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ALEA and SBI train troopers and agents on new devices

These tools will be used to create 2D and 3D diagrams of crash and crime scenes
Published: Aug. 27, 2020 at 5:26 PM CDT
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DOTHAN, Ala. (WTVY) - The Alabama Law Enforcement Agency’s Highway Patrol Division (ALEA) and State Bureau of Investigation (SBI) have been training troopers and agents all week on new technology. This will present life like diagrams of crime and crash scenes for investigations.

”We strive every day to be more efficient and effective as an agency,” Phillip Faulkner, senior trooper highway patrol division, said.

ALEA troopers, traffic homicide unit troopers and SBI crime scene technicians have been learning about new tools available to them to gather information; like laser scanners and drone technology. These devices will collect data from crime and crash scenes throughout the state.

“It gives them the ability to go out and actually take the products that we receive in from the FARO scanners and drones and bring it in as CAT and we can actually build 3D animations, we can build Point Cloud virtual reality,” Faulkner said.

This device creates 2D and 3D images that can take the judge and jury right to the scene.

“Exactly how it unfolded and what took place as far as all the elements and the events of the crime scene or crash scene,” Faulkner said. “And any unusual events, national disasters, this program here gives our investigators more advanced tools along with the training that they already have.”

The drone technology provides a larger picture of scenes with better resolution.

“When you take a flight you can look down and you can see a lot more information from the air than you can just from six feet looking down,”Joey Hamilton SBI UAS manager, said. “In particular, shadow marks, skid marks on the highway show, up a lot better from an altitude than they do close to the ground,”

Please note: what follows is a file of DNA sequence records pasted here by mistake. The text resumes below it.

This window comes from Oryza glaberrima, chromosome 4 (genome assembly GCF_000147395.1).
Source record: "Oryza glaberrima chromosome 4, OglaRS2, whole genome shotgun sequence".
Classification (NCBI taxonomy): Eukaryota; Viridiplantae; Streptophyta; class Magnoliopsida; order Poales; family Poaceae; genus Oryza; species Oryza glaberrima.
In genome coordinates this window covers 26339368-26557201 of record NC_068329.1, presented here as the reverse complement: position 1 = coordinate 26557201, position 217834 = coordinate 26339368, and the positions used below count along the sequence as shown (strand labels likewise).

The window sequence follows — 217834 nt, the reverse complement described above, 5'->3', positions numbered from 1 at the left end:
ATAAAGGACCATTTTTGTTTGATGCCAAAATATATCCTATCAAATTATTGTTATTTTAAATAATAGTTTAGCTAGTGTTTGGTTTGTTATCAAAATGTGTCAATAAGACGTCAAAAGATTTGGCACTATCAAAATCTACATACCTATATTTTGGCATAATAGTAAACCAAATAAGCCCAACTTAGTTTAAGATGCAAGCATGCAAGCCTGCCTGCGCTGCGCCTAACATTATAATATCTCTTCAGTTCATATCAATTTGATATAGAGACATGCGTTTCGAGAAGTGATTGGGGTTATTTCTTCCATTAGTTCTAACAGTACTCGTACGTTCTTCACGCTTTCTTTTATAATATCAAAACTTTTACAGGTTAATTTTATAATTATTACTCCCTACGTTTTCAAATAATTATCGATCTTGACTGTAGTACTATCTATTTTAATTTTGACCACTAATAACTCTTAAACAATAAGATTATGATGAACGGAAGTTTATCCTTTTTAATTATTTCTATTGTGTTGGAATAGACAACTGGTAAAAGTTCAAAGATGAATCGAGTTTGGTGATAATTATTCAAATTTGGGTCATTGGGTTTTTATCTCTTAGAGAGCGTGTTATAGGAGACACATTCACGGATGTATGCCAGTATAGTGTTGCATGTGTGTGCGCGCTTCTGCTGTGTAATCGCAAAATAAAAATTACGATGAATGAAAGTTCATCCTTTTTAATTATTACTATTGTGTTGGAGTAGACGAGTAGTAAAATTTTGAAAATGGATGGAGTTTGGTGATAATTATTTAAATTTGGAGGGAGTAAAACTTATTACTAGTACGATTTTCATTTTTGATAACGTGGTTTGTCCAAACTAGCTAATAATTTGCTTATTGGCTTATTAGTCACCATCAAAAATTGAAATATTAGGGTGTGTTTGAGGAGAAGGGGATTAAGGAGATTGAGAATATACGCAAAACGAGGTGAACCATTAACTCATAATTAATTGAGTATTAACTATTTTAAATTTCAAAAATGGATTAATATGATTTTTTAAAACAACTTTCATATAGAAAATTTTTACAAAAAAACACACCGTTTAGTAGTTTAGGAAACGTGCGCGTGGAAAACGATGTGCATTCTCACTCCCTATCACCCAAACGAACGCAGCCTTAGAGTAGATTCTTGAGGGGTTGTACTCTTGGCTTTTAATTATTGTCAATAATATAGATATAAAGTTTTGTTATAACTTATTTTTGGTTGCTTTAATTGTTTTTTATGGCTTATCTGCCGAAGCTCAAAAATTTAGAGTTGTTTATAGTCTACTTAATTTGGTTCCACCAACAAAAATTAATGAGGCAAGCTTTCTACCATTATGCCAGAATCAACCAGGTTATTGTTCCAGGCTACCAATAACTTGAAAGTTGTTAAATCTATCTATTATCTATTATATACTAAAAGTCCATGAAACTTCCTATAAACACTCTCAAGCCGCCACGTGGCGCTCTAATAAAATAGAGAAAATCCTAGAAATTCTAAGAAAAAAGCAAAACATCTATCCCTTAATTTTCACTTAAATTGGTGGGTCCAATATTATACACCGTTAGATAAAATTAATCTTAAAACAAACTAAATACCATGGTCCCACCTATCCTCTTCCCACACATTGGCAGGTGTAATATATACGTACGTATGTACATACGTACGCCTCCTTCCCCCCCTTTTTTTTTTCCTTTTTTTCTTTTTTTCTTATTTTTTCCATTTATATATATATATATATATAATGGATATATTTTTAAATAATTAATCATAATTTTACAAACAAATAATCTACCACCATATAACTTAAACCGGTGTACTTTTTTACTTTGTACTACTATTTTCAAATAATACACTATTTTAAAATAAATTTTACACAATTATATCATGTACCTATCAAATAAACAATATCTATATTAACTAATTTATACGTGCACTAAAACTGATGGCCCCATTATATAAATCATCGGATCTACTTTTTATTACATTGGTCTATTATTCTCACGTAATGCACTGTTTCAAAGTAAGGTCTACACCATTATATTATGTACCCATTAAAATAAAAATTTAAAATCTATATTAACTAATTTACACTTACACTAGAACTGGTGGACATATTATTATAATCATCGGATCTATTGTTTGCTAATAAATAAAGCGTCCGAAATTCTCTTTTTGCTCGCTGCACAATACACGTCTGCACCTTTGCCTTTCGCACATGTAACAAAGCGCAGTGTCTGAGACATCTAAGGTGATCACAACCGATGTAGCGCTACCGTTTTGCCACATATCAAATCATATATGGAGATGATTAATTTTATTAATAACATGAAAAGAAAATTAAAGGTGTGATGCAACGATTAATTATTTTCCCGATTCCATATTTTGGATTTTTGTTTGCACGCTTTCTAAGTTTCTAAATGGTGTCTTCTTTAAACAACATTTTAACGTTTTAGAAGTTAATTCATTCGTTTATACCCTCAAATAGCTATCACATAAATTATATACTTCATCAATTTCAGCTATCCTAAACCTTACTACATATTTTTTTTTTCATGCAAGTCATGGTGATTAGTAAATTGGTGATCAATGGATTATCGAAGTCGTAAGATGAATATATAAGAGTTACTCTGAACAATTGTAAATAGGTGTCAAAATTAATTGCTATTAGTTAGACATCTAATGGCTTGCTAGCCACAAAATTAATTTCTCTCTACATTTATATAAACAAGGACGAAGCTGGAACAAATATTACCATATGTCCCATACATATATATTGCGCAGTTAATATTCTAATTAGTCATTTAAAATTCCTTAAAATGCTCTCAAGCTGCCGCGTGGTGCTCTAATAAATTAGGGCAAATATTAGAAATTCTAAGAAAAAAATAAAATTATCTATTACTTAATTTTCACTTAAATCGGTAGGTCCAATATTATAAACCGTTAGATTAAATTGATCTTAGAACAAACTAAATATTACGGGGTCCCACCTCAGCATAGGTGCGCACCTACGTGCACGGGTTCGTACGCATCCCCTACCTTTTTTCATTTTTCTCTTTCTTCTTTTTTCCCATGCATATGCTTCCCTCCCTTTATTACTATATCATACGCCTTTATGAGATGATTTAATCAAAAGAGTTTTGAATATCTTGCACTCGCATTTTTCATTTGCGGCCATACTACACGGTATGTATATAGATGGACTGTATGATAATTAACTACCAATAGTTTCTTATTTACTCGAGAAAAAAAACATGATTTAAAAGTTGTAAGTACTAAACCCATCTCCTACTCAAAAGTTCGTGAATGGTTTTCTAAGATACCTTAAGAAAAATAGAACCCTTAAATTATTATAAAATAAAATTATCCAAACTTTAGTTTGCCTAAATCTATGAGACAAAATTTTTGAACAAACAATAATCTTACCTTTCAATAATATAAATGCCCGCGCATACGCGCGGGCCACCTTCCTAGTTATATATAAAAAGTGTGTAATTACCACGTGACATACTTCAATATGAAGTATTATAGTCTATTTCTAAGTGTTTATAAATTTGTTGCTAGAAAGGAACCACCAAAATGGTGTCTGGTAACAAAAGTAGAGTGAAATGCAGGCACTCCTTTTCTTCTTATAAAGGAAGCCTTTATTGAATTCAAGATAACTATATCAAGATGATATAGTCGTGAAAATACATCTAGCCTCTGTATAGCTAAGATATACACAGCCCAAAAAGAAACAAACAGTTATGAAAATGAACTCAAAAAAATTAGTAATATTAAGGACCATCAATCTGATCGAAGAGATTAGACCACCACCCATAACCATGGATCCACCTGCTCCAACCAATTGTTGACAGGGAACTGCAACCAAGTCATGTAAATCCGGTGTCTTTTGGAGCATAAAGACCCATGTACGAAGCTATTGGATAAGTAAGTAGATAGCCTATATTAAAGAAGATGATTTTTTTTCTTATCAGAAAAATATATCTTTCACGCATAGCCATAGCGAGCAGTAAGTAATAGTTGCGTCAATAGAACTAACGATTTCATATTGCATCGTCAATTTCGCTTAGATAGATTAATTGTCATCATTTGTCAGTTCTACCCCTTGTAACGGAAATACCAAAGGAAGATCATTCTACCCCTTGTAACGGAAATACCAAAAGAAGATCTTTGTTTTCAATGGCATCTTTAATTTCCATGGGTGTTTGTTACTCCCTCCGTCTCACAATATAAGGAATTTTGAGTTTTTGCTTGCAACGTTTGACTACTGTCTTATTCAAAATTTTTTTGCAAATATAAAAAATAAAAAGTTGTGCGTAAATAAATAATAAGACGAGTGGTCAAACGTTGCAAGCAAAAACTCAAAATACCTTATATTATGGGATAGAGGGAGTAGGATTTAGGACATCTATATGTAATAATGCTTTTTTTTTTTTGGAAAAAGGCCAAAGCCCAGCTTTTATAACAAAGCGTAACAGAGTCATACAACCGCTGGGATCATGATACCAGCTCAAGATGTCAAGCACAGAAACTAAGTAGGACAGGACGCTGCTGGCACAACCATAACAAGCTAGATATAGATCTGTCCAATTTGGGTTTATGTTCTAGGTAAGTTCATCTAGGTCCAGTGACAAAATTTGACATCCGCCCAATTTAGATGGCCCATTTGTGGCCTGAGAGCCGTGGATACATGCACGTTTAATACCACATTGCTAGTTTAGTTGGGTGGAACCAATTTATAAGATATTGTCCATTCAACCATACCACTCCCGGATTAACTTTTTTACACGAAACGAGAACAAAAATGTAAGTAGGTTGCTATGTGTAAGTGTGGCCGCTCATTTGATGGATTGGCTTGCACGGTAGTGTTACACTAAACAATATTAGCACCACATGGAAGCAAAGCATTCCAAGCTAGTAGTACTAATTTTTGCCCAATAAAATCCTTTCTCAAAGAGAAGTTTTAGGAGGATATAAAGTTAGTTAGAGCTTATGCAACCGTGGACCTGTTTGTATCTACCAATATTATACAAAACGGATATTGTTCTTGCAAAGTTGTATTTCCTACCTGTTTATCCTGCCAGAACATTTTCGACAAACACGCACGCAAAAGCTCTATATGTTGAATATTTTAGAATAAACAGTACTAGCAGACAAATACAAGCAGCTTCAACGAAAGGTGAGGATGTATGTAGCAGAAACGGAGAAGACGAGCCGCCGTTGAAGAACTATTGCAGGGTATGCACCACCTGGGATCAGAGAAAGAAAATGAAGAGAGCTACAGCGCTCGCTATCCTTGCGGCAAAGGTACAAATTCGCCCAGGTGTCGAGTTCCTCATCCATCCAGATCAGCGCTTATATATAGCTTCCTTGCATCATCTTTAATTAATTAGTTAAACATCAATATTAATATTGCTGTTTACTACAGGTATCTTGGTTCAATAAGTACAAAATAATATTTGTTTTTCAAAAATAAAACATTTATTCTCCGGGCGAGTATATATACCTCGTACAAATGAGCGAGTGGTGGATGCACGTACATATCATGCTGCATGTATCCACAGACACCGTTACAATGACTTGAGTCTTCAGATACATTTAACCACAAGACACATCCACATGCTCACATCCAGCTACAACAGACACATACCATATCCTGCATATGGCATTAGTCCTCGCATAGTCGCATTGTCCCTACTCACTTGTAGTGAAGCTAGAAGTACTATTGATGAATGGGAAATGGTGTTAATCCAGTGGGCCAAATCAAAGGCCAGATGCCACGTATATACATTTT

Having this innovative technology available allows precise and realistic information of a scene to be presented in investigations.

“This information, put together with the ground information that our THI guys gather, along with what our FARO scanners do, that is three layers of accuracy you can put them together and it just makes for a better scene altogether,” Hamilton said.

It also speeds up the process.

“We can actually get out to crime scene or crash scene in and out with undo delays, because what we don’t want to do is have a negative economic impact on our commercial motor vehicles or just our citizens in general and by having this product and this capability and this training, not only are we doing that but we actually are not having to have as much man power on the scene,” Faulkner said. “We don’t have to have the delays much longer and then we can take those resources or those troopers or agents and get them back on the road and they can focus more on protecting lives and preventing crashes instead of tied up on the crime scene or the crash scene,” Faulkner said.

Today may have been the last day of the statewide training – but Hamilton said there will be ongoing training with the THI and the drone units to continue to get additional experience with everything they do.

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